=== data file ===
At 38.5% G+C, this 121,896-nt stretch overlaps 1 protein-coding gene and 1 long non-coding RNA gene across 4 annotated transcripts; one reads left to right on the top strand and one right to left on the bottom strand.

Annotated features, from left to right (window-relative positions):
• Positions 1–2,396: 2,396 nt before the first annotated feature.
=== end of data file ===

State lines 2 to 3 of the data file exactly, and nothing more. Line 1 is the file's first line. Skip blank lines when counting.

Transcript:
Annotated features, from left to right (window-relative positions):
• Positions 1–2,396: 2,396 nt before the first annotated feature.